Jury trials, at least for criminal defense lawyers and prosecutors, represent the apex of professional life.
Prior to trial we review discovery, interview witnesses, and argue motions.
We anticipate what may or may not be admissible.
We prepare lines of questioning for direct and cross-examination, formulating in the process a “theory of the case” or narrative.
Defense lawyers also worry over the consequences of a conviction, the strengths and weaknesses of evidence, and possible best-case and worst-case scenarios.
While thrilling, the jury trial process can be discombobulating. There are lots of moving parts and important tactical decisions – Bill Powers, Charlotte Criminal Defense Attorney
Even experienced defense attorneys can forget jury trials, superior court hearings, and even superior court bench trials are multi-layered.
Focusing on the presentation of evidence, jury pool body language, and testimony as it is elicited, it’s understandable consideration of the possibility of an appeal can be lost in the process.
Properly preserving legal issues, real-time, while keeping the jury with you and not vexing the Court, represents a certain level of mastery of the thing we call the “practice” of law.
Are we on the record?
Once things settle down a bit after voir dire (jury selection), the process ordinarily becomes a bit more predictable.
With legal issues and theories ironed out, opening statements made or waived, the work of introducing testimony and evidence begins.
What many if not most laypeople fail to understand is that even getting to jury selection takes time.
Prior to explaining your case to a jury of peers, there often are legal issues and disputes to resolve.
That may involve the filing of Motions in Limine, Motions to Suppress, and Motions to Dismiss.
Those issues of law are for the Court’s consideration, not the jury.
In a traditional jury trial setting, the Finder of Fact is the jury and the Finder of Law is the Court, the Judge – Bill Powers, Criminal Defense Lawyer Charlotte NC
Since the amendment of the North Carolina Constitution, certain legal matters involving criminal charges in NC allow for the accused to waive the right to a jury trial.
That process, which is set forth by statute, requires special inquiry by the Court, execution of appropriate documentation, and obviously careful consideration by defense counsel.
Complicating matters, in larger judicial districts like Charlotte (Mecklenburg County) we often bifurcate the process.
While some jurisdictions in North Carolina hear pretrial motions immediately prior to jury selection, that is not necessarily the case in Charlotte.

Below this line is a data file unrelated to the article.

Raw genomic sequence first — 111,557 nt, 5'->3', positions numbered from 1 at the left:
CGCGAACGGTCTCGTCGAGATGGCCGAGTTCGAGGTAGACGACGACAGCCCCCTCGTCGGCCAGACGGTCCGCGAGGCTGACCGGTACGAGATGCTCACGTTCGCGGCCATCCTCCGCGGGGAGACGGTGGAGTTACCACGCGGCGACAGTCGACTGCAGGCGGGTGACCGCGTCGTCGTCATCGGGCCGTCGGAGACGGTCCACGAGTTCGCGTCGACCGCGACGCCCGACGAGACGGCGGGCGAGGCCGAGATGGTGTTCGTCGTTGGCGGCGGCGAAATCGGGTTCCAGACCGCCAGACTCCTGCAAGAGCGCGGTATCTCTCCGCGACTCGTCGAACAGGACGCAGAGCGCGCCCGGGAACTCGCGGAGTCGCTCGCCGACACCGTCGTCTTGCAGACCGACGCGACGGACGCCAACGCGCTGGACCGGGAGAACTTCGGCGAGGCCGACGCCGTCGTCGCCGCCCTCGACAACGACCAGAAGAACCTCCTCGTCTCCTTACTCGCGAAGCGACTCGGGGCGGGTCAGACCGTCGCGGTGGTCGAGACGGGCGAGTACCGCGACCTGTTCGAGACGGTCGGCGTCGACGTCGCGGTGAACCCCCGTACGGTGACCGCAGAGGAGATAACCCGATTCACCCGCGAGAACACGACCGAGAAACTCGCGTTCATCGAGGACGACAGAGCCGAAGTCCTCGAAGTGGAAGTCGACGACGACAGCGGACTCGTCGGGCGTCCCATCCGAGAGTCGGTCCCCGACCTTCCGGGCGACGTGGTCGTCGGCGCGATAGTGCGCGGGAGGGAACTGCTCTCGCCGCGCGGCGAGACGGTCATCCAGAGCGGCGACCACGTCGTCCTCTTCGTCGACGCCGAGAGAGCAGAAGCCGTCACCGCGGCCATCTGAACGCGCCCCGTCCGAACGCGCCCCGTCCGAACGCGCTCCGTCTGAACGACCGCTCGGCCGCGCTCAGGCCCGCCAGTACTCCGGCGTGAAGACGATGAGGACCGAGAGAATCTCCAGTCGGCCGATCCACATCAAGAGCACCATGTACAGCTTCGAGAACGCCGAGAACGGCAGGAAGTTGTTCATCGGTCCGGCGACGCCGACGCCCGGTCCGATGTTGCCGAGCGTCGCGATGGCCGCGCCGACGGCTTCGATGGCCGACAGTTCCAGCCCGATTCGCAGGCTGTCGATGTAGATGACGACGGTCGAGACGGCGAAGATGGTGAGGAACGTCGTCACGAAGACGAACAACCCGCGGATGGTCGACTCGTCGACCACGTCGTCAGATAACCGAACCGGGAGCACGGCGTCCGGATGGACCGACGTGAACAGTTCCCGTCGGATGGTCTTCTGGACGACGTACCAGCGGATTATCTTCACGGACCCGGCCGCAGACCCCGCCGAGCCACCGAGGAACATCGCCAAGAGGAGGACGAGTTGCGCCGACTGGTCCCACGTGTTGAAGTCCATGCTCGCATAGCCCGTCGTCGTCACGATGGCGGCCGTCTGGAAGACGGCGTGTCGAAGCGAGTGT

Indeed, a substantial number of legal matters, those involving Motions to Suppress and related Motions to Dismiss for the lack of evidence, may be handled on a separate docket.
As such, the Judge who rules on a Motion to Suppress a particular piece of evidence very well may not be the trial judge.
Given motions hearings may take place weeks and sometimes months before the formal jury trial process begins, the proper preservation of legal issues for appeal may be overlooked.
It’s easy to get caught up in the scrum, arguing back-and-forth and missing the fact that the Court Reporter isn’t even in the courtroom, let alone creating the record – Bill Powers, DWI Lawyer in Charlotte NC
It happens to all of us, prosecutors, judges, and defense attorneys alike; we focus on the limited time we have to present evidence and forget, at least in Superior Court, everything is supposed to be recorded.
For appellate lawyers, very few things are as frustrating as preparing a Record on Appeal with missing testimony, garbled recordings resulting in an unclear, confusing Transcript, and missing evidence that was not properly identified and/or introduced.
Preserving Issues for Appeal
The North Carolina Court of Appeals regularly reminds defense counsel to preserve issues for appeal.
That means renewing objections and exceptions throughout the process.
That applies to the introduction of evidence.
It also is incredibly important to renew objections to the Court’s denial of Motions to Suppress, Motions in Limine, and Motions to Dismiss.
That may seem counterintuitive for defense lawyers. Why would you have to again object and renew right after the Court ruled on the issue?
That appellate rule is one, in my humble opinion, that merits reconsideration, especially in the context of Bench Trials in Superior Court and the need to proceed with efficiency given how crowded dockets have become post-COVID – Bill Powers, NC Criminal Defense Attorney
The Killer Language
Reading opinions, experienced defense counsel often looks for key language.